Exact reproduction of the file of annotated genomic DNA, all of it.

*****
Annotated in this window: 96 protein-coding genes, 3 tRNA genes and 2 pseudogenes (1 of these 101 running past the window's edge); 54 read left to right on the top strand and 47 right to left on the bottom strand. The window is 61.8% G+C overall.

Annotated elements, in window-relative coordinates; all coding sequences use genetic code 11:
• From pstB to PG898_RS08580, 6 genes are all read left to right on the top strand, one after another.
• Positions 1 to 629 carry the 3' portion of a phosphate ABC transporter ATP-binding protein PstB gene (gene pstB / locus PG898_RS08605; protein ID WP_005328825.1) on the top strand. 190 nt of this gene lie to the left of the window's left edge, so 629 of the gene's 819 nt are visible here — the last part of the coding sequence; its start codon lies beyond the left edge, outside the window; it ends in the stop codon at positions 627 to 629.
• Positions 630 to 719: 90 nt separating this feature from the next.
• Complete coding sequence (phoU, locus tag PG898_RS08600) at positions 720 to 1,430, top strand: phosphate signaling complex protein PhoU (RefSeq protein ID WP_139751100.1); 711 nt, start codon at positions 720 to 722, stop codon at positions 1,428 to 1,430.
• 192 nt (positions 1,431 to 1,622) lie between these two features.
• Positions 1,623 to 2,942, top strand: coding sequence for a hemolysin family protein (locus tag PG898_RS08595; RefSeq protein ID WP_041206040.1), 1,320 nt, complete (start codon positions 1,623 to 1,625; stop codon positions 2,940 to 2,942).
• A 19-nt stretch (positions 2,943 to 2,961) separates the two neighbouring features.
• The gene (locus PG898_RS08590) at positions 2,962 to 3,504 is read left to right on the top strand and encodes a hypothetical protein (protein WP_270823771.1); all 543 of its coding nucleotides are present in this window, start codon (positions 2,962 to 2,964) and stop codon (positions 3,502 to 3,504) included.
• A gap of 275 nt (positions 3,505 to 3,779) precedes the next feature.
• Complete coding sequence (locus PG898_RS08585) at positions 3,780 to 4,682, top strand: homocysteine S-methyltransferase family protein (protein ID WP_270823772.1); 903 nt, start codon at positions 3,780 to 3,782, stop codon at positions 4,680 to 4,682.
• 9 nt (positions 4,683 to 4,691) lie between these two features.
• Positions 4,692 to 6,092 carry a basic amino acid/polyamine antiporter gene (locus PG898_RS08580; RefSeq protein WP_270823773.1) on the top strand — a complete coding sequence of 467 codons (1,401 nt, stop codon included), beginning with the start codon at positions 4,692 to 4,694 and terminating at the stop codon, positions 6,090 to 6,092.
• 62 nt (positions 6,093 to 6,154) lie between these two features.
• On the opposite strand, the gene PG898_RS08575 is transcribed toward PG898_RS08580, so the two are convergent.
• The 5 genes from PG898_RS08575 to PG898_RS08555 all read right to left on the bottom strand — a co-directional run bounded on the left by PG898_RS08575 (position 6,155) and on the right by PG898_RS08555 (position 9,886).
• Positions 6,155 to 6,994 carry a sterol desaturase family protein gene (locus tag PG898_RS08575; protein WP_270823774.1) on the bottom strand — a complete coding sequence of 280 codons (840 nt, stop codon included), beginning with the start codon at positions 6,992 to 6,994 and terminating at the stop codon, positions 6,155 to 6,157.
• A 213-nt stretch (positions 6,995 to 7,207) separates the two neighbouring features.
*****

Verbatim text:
Annotated in this window: 96 protein-coding genes, 3 tRNA genes and 2 pseudogenes (1 of these 101 running past the window's edge); 54 read left to right on the top strand and 47 right to left on the bottom strand. The window is 61.8% G+C overall.

Annotated elements, in window-relative coordinates; all coding sequences use genetic code 11:
• From pstB to PG898_RS08580, 6 genes are all read left to right on the top strand, one after another.
• Positions 1 to 629 carry the 3' portion of a phosphate ABC transporter ATP-binding protein PstB gene (gene pstB / locus PG898_RS08605; protein ID WP_005328825.1) on the top strand. 190 nt of this gene lie to the left of the window's left edge, so 629 of the gene's 819 nt are visible here — the last part of the coding sequence; its start codon lies beyond the left edge, outside the window; it ends in the stop codon at positions 627 to 629.
• Positions 630 to 719: 90 nt separating this feature from the next.
• Complete coding sequence (phoU, locus tag PG898_RS08600) at positions 720 to 1,430, top strand: phosphate signaling complex protein PhoU (RefSeq protein ID WP_139751100.1); 711 nt, start codon at positions 720 to 722, stop codon at positions 1,428 to 1,430.
• 192 nt (positions 1,431 to 1,622) lie between these two features.
• Positions 1,623 to 2,942, top strand: coding sequence for a hemolysin family protein (locus tag PG898_RS08595; RefSeq protein ID WP_041206040.1), 1,320 nt, complete (start codon positions 1,623 to 1,625; stop codon positions 2,940 to 2,942).
• A 19-nt stretch (positions 2,943 to 2,961) separates the two neighbouring features.
• The gene (locus PG898_RS08590) at positions 2,962 to 3,504 is read left to right on the top strand and encodes a hypothetical protein (protein WP_270823771.1); all 543 of its coding nucleotides are present in this window, start codon (positions 2,962 to 2,964) and stop codon (positions 3,502 to 3,504) included.
• A gap of 275 nt (positions 3,505 to 3,779) precedes the next feature.
• Complete coding sequence (locus PG898_RS08585) at positions 3,780 to 4,682, top strand: homocysteine S-methyltransferase family protein (protein ID WP_270823772.1); 903 nt, start codon at positions 3,780 to 3,782, stop codon at positions 4,680 to 4,682.
• 9 nt (positions 4,683 to 4,691) lie between these two features.
• Positions 4,692 to 6,092 carry a basic amino acid/polyamine antiporter gene (locus PG898_RS08580; RefSeq protein WP_270823773.1) on the top strand — a complete coding sequence of 467 codons (1,401 nt, stop codon included), beginning with the start codon at positions 4,692 to 4,694 and terminating at the stop codon, positions 6,090 to 6,092.
• 62 nt (positions 6,093 to 6,154) lie between these two features.
• On the opposite strand, the gene PG898_RS08575 is transcribed toward PG898_RS08580, so the two are convergent.
• The 5 genes from PG898_RS08575 to PG898_RS08555 all read right to left on the bottom strand — a co-directional run bounded on the left by PG898_RS08575 (position 6,155) and on the right by PG898_RS08555 (position 9,886).
• Positions 6,155 to 6,994 carry a sterol desaturase family protein gene (locus tag PG898_RS08575; protein WP_270823774.1) on the bottom strand — a complete coding sequence of 280 codons (840 nt, stop codon included), beginning with the start codon at positions 6,992 to 6,994 and terminating at the stop codon, positions 6,155 to 6,157.
• A 213-nt stretch (positions 6,995 to 7,207) separates the two neighbouring features.